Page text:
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Blog21 September 2021, 1644 UTC

Polar Guide Week | My Life as a Polar Guide

It’s Polar Guide Week – a week dedicated to celebrating the role of IAATO Polar Guides and sharing information about the people leading safe and environmentally responsible expeditions South. Here, Assistant Expedition Leader (AEL) Mariela Cornejo shares her journey to working in Antarctica and the responsibility that comes with it.

I dreamt about working in Antarctica from the age of six. That year, 1991, coincidentally the year IAATO was formed, my father was offered a job in one of the Argentinian stations as a teacher. He was going to be the one and only teacher at a school of just a few kids in the Antarctic Peninsula, and I was going to be a first-grade student! That was the first time in my life that interacting with penguins, ice, whales and spending my days wrapped up in a lot, and I mean A LOT, of warm clothes crossed my mind.

My training and background include science, customer service and helping others to live in harmony with themselves and the environment. I am a nutritionist by training, and studied chemical engineering as well, worked in the food industry for many, many years before reconnecting with my old dream.

Born and raised in Ushuaia, Argentina by two sports teachers, I spent my early years doing all sorts of outdoors sports and learning to care for and respect nature. I love being able to combine all of my passions into one role description: boating, hiking, organizing things, logistics, spreadsheets (there are lots and lots of spreadsheets), lecturing and sharing my days with people from all over the world. I am a teacher and sometimes a pupil, I get to facilitate science projects for people who thought polar science was accessible only to a reserved few in a lab. At the end of each day, I have seen the joy, wonder and excitement in people’s faces. I don’t think there’s any other vocation that could put together all the things that I love and let me call it a job.

Back in 2014, I got offered my first job in an expedition cruise to Antarctica. Together with all the excitement and feeling of ‘yes, it’s finally happening!’, many thoughts crossed my mind as I started reading the role description and the tasks assigned from day one to 10 of the voyage.

Standard operating procedures, safety, biosecurity, camaraderie, teamwork, customer service and fun stood out for me on that first document. Although it seemed overwhelming at first, I realized all my previous knowledge, training, and experiences have given me the tools for doing this. I got on the ship, met the team – amazing people who remain good friends – and shortly after we were welcoming our guests to start the best adventure I’ve ever had in my life.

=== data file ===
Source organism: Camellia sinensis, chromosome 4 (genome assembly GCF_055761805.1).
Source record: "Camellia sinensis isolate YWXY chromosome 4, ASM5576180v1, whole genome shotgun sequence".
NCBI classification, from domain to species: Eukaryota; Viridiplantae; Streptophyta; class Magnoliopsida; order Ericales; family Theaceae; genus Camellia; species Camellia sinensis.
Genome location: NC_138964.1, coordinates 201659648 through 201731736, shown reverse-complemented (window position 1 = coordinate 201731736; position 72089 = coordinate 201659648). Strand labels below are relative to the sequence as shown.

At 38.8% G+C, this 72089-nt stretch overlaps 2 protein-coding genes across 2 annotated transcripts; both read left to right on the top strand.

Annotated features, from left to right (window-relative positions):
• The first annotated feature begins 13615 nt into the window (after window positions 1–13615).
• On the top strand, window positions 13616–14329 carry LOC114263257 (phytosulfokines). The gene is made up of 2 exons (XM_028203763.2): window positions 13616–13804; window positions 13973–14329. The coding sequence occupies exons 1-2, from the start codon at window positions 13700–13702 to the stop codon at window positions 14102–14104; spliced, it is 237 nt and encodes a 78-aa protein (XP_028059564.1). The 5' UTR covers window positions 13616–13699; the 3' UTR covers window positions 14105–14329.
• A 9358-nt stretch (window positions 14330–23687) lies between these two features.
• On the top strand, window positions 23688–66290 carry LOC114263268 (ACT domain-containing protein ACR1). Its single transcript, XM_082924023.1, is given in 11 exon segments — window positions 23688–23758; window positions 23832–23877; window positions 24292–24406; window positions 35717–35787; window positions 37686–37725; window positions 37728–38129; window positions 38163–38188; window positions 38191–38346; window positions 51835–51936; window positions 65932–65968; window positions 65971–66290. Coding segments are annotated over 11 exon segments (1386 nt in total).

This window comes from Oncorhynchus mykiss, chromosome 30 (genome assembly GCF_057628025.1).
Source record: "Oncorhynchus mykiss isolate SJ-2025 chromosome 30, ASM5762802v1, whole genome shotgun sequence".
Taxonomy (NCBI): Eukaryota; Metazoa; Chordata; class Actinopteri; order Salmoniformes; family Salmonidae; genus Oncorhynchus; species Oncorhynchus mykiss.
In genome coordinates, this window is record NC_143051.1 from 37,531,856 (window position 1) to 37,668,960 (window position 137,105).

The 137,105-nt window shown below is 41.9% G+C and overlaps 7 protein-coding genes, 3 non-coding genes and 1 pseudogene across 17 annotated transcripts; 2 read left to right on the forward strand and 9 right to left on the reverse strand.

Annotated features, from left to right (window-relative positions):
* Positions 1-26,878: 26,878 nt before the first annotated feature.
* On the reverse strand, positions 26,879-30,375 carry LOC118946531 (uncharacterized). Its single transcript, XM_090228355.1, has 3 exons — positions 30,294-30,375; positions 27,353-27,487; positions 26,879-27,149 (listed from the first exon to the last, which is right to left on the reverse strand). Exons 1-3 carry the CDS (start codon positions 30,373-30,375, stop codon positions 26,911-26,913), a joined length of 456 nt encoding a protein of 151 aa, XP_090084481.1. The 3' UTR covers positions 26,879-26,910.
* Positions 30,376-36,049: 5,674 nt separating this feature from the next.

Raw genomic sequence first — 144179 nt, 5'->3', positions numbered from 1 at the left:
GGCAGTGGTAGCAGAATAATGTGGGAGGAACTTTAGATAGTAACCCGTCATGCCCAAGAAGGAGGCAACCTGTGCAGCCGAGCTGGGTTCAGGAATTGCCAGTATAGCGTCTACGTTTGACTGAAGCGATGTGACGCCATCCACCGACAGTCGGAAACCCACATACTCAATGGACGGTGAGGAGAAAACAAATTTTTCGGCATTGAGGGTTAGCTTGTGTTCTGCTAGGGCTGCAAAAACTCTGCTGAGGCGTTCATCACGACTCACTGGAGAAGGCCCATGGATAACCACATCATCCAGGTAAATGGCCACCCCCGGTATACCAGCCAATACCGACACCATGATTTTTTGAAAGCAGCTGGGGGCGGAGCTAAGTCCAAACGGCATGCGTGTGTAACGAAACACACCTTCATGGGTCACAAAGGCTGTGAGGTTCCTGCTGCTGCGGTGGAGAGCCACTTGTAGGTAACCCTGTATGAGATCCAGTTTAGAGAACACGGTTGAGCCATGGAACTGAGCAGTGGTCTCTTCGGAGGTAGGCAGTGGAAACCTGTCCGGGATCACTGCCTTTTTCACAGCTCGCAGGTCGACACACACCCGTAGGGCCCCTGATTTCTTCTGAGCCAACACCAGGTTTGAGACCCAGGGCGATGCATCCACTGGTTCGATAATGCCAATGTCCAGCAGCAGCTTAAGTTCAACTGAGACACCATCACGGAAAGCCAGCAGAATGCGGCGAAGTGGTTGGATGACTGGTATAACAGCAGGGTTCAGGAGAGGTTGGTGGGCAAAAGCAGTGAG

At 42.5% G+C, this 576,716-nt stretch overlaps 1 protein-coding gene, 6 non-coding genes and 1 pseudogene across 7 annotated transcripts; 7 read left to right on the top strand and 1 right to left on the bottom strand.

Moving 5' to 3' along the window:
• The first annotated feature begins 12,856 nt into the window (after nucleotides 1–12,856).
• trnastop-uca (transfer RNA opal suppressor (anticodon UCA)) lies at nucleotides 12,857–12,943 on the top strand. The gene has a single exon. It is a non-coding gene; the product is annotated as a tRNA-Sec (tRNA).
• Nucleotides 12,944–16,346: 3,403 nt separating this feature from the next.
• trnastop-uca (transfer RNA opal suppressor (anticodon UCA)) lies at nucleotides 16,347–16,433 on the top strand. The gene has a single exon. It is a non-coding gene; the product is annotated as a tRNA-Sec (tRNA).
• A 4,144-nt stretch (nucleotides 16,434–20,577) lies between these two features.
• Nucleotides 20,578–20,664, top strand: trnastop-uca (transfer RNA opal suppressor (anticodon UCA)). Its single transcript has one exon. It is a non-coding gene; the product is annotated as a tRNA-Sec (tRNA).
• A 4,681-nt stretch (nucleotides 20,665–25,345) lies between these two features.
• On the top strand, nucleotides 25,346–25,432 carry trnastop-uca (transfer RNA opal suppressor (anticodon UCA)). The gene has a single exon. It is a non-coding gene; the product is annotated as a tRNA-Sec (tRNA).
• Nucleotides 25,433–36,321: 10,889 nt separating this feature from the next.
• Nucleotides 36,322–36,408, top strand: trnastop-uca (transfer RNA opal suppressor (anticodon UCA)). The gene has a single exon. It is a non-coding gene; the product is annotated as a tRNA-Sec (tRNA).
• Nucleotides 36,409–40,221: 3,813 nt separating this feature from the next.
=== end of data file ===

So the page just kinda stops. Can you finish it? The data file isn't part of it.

Watching the albatross soaring the waves when crossing the Drake Passage, listening to the Expedition Leader (EL) announce we were getting close to Antarctica, and suddenly seeing those frozen peaks… it was a humbling feeling. It was big, pristine, silent, but noisy with wildlife and ice, empty but full of energy.

But while being a polar guide is a dream come true, it comes with tremendous responsibility. It’s a great privilege to experience Antarctica and we all have an obligation to protect it.

‘Polar guides’ is so much better used in its plural form, as we always work as a team so well-oiled you will never know who did what or if there was one of us in charge of one specific aspect of the operation. Each guide has their own strengths, training and background, but the team, the polar staff, will make the experience unique. For me as a guide, that means educating visitors about Antarctica’s global importance and how much power we have to produce positive change to preserve it. We understand the importance of not introducing foreign species to Antarctica, cleaning all our gear before landing, being silent and careful around wildlife, making eco-conscious decisions when choosing what to eat or how to dispose our garbage, can you imagine the impact of these actions if we all could carry them back home?

We have the power to choose what we want to change and how. It is on us to take action, even if it is small steps in our daily lives. My work in Antarctica has put me in touch with amazing people who have shown me that it is never too late to start doing something, to be an ambassador for change.


About the Author | Mariela Cornejo

Mariela Cornejo, is an Assistant Expedition Leader (AEL) for an IAATO member operator. She joined the world of safe and environmentally responsible polar travel in 2014.

As well as leading responsible expeditions South, a proud advocate for the environment, Mariela educates Antarctic visitors about the power of ambassadorship for protecting the world’s precious places.

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